1967

Film #215: In the Heat of the Night (1967)

We continue our Sidney Poitier retrospective by jumping forward four years to a ceremony in which the actor found himself starring in two Best Picture nominees. Oddly, Poitier didn’t find himself nominated for either film but his co-stars in the two films did pick up the awards for Best Actor and Best Actress.

We start with In the Heat of the Night which not only won the Best Actor Award for its star Rod Steiger but also took home that year’s Best Picture honours. The film sees Poitier’s Virgil Tibbs hauled to the police station in Sparta, Mississippi as he charged with a killing man he never met. When Steiger’s racist Police Chief Bill Gillespie encounters Tibbs he’s embarrassed to learn that he himself is a homicide detective. To avoid further embarrassment, Gillespie keeps Tibbs around to help him solve the murder case. As Tibbs’ targets the wealthiest man in Sparta he soon his confronted by a mob who threaten his life and he is advised by Gillespie to leave the town however a defiant Tibbs refuses until he’s solved the murder. Tibbs is able to link the crime to the pregnancy of a local teenager who police officer Sam Wood had taken a liking to and after a conversation with the local backstreet abortionist he is able to track down his man. However will it be too late for Tibbs who has angered even more of Sparta’s residents during his investigation.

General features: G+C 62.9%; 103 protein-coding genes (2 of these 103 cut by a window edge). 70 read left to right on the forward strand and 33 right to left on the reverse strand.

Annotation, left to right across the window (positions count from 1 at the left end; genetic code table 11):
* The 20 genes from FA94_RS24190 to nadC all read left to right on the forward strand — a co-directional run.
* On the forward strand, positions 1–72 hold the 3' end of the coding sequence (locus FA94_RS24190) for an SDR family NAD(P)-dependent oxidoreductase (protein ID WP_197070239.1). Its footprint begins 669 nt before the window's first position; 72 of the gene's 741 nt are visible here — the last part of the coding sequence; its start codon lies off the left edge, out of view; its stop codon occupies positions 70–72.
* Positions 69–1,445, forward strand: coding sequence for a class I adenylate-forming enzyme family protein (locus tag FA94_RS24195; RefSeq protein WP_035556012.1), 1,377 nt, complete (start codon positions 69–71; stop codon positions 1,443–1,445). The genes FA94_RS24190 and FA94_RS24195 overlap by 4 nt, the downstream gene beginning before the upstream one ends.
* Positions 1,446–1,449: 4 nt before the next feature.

In the Heat of the Night is an excellent film showing racial prejudice at its most extreme with the scenes in which Tibbs is hunted down by a mob being very shocking indeed. But director Norman Jewison is keen to point out Tibbs’ own prejudice as he believes that many members of the Sparta police department are stupid. Poitier’s performance as the educated black man is completely different from his previous roles in both Lilies of the Field and The Defiant Ones. But whilst Poitier gives a solid turn as the film’s moral backbone, Oscar winner Rod Steiger is the definite star of the show. Steiger portrays Gillespie as an initially prejudiced character who gradually learns to be tolerant as he spends more time with Tibbs. Haskell Wexler’s cinematography is also brilliant throughout as he makes the action-packed scenes feel all the more compelling. Additionally it’s interesting to point out that Wexler made history by being the first cinematographer to properly light a black actor during a feature length film. One question I do have about In the Heat of the Night is if it deserved its Best Picture win. Although it did contain two brilliant performances and a decent central mystery nothing about it was particularly outstanding. While I make my judgement on that after I’ve watched all five nominees I still feel that In the Heat of the Night had a lot to offer most notably the message about never judging a book by its cover.

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